The numbers below assume that you are in the 15% bracket in retirement (generous) and that you are withdrawing for non-medical expenses (not generous).tdogz wrote:This rule also applies to your contributions, not only the growth. So if you reach age 65, any money you take out for non-medical expenses won't be subject to the 20% penalty, but is taxed as regular income. If your medical expenses are small in retirement, and you withdrawal from your HSA to cover other costs, you could easily end up paying almost as much (or more) in taxes during retirement than the $300/yr you would be saving now.johnanglemen wrote:There are two different tax benefits. The initial contribution to the HSA is tax-deductible, and that outweighs the cost of the premiums. Separately, the growth within the HSA is tax-deferred (if used for non-medical expenses) or tax-free (if used for medical expenses).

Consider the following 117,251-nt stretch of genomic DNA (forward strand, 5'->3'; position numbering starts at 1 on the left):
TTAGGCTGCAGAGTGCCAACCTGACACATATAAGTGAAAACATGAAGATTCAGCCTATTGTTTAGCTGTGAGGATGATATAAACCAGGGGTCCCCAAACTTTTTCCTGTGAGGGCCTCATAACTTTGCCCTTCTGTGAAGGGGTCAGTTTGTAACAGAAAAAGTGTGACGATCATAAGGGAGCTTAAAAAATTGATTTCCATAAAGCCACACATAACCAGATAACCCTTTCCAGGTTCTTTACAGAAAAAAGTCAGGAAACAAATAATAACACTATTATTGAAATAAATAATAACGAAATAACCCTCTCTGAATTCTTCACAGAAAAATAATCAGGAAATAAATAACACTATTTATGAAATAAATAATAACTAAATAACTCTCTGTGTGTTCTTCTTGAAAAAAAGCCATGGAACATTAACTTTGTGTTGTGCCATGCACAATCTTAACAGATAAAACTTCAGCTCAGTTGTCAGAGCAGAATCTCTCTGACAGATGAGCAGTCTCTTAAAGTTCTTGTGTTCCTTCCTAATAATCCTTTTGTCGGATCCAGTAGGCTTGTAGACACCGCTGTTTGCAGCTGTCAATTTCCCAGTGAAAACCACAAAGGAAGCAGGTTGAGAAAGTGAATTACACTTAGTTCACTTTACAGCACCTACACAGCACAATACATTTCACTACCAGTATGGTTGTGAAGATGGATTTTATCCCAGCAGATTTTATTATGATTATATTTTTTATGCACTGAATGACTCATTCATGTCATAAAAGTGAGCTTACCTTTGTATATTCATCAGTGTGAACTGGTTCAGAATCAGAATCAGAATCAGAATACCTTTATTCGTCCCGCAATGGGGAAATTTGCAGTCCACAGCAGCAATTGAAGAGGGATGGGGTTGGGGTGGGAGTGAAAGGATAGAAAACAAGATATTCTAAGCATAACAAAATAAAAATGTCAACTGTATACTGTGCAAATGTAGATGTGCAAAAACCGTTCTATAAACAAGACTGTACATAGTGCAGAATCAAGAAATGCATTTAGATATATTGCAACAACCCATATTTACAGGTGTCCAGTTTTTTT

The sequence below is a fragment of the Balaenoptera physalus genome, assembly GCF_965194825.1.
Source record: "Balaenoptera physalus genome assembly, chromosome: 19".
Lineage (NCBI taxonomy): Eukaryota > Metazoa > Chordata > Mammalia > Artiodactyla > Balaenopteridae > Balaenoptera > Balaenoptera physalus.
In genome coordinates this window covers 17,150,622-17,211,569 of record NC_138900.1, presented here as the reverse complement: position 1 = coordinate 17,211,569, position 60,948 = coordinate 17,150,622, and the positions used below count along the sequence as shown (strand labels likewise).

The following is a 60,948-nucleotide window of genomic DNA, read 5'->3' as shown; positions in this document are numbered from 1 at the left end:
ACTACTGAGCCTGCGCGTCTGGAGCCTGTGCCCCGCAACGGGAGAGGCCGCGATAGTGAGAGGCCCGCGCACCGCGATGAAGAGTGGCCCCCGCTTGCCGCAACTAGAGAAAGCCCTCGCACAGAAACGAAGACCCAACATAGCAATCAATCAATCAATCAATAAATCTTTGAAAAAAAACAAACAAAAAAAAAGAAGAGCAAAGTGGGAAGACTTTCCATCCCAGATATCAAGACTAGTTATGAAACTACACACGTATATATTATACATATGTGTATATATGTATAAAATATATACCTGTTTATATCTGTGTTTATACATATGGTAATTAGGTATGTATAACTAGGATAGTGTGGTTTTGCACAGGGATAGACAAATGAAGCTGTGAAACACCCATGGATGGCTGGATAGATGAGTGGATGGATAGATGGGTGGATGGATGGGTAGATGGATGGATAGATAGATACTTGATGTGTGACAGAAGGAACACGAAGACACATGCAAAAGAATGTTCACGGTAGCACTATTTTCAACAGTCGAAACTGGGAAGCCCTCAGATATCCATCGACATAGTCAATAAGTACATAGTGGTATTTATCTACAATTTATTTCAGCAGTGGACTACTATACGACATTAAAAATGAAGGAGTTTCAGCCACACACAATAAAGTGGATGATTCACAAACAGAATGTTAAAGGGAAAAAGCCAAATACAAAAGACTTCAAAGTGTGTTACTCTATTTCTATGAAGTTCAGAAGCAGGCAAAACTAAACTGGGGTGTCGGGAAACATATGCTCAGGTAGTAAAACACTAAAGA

$2000 in taxable investments/for spending in retirement
$700 HDHP premiums
$2300 in tax deferred account
$345 taxes on withdrawal
$1955 for spending in retirement
If your tax rate remains the same in retirement, rather than dropping to 15%, these numbers look far worse. If you use the money for medical expenses you are ahead by small amount. In either case you sacrifice the value of your current health benefits in the process. This might even seem like more of an unknowable question if you were paying for your current PPO plan, but since you're not, any premium you pay for an HDHP plan is essentially an annual fee for contributing to the HSA. How can you overcome such a high fee?